Booker Little also appeared on several major recordings led by other artists through 1961, including Eric Dolphy's Far Cry! and At the Five Spot, Max Roach's Freedom Now Suite—We Insist! and John Coltrane's Africa/Brass.
Little recorded four albums as a leader. His first—and my favorite—is Booker Little 4 & Max Roach for United Artists (now Blue Note). Joining Little on the date were George Coleman on tenor, Tommy Flanagan on piano, Art Davis on bass and Max Roach on drums.
This album—like all of Little's leadership dates—takes you by surprise with its beauty. The first track, Milestones, is an uptempo rendition of the Miles Davis composition from 1947. Sweet and Lovely is a standard ballad. Rounder's Mood is a Little original with a Charles Mingus feel, Dungeon Waltz is an original minor hard bop piece. And Jewel's Tempo, another original, has a peppery Jazz Messengers feel.
But the high point for me on this album is Moonlight Becomes You, a Jimmy Van Heusen-Johnny Burke ballad. The song opens with a series of lush chord changes by pianist Tommy Flanagan. Then Little enters with a pure, pensive reading of the melody, wandering in and out, skipping over notes in flurries.
Little has a Clifford Brown feel on this track, but his tone and runs are softer, more caressing and less brooding. He's inside the song, roaming around and hitting all the notes your ear anticipates.
This is true on all the album's tracks. Where Brown would strive for a certain purity and impact, Little seems to be enjoying his own playing and gentle attack. After the 12th listen, I realized there's a more feminine quality to Little's playing compared with Brown's muscle-bound execution.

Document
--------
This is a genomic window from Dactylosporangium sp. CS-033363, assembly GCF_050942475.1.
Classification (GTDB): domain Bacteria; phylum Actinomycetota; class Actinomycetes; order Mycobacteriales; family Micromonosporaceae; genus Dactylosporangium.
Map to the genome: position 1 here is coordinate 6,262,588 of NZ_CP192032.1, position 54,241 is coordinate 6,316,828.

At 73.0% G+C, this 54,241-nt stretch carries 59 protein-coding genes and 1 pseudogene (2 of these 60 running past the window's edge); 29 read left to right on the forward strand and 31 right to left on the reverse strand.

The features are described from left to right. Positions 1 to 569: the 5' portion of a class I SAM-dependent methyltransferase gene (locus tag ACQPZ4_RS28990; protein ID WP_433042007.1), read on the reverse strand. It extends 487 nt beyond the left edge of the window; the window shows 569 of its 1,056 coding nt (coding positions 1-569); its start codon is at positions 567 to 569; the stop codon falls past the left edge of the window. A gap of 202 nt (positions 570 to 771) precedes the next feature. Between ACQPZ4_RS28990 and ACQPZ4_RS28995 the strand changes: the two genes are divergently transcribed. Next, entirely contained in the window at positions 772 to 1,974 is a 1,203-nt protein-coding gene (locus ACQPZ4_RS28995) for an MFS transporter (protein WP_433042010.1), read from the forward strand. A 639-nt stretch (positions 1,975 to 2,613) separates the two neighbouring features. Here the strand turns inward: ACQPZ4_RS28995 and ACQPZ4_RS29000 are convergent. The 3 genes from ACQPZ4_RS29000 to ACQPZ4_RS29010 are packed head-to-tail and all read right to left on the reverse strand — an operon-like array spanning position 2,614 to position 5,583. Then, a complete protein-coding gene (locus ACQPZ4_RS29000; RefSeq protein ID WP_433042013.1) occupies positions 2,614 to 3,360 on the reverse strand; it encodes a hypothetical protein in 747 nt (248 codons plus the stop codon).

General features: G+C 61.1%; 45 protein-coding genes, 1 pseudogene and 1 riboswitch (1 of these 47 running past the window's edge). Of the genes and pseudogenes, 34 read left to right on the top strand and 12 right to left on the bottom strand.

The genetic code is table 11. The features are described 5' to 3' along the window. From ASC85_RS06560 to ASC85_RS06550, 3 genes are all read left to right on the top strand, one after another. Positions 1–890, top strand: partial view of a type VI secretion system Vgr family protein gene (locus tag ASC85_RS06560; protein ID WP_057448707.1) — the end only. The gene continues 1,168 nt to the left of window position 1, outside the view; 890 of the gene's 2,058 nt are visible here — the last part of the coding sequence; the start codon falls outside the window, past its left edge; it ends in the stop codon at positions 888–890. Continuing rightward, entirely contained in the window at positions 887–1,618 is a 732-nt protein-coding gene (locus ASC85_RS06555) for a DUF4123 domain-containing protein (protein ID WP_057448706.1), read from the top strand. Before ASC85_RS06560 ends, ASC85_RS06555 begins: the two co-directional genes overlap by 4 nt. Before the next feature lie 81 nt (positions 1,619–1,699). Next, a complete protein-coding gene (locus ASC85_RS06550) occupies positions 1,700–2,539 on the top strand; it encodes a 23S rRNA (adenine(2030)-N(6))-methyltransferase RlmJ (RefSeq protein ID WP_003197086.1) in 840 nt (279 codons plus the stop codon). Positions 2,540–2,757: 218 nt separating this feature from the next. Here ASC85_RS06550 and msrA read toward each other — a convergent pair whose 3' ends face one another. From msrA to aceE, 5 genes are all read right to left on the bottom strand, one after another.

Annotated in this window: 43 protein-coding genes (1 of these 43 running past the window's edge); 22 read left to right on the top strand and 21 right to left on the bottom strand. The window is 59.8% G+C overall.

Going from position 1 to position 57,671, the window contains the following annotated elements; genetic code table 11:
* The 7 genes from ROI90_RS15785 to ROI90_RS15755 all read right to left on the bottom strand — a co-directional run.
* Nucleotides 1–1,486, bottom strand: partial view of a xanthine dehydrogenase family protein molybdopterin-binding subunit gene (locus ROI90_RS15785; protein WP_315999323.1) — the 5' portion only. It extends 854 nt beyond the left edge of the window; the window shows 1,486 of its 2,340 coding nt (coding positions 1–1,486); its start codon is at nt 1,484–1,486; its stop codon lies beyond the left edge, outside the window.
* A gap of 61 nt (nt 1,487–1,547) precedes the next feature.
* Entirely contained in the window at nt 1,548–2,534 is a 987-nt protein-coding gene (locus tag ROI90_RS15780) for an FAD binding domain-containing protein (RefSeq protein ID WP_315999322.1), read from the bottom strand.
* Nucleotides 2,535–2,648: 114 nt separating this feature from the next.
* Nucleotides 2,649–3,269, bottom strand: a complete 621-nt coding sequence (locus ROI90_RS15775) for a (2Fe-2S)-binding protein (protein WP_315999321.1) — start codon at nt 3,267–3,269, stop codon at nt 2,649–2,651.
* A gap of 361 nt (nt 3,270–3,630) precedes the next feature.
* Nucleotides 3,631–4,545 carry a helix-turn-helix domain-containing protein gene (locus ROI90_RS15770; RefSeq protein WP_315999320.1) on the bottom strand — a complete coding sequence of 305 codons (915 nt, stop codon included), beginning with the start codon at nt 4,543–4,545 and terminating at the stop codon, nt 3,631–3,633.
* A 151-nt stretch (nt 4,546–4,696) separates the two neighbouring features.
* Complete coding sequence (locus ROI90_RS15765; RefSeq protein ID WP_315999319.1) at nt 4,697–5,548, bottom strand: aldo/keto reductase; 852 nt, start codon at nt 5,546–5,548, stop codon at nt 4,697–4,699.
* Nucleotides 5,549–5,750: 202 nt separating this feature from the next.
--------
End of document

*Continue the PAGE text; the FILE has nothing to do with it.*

At the end of Moonlight Becomes You, Little descends wonderfully but then shifts gears with a sudden run that seems to catch Flanagan off guard. Listen carefully. As Little takes run after run, Flanagan and Davis (bowing at this point) appear to be conservatively anticipating what Little is going to do, fearful of ruining a perfect take. Little finally starts high and spirals down, landing and holding a beautiful note. Wow, perfection.
I remember Booker.
Wax tracks: Booker Little 4 & Max Roach is available as a download at iTunes and as a CD online. For some strange reason this great album hasn't been remastered. It was last transferred digitally in 1991. Shame on Blue Note.
Nevertheless, the album is a must. In addition to the tracks mentioned above, there are two additional cuts with a slightly different group that weren't on the original album.
Wax clips: To see Booker Little with Max Roach in October 1958, go here. The song is Minor Mode Blues and the piano-less group features Max on drums, Ray Draper on tuba, George Coleman on tenor and Art Davis on bass.
Then go here for The Scene Is Clean, a Booker Little arrangement (apologies for the rubbery clip). Check out Little's trumpet runs! The clips are from ABC-TV's Stars of Jazz series.
Unfortunately, a clip of the third and hottest track captured on film that day, Love for Sale, isn't up on video sites.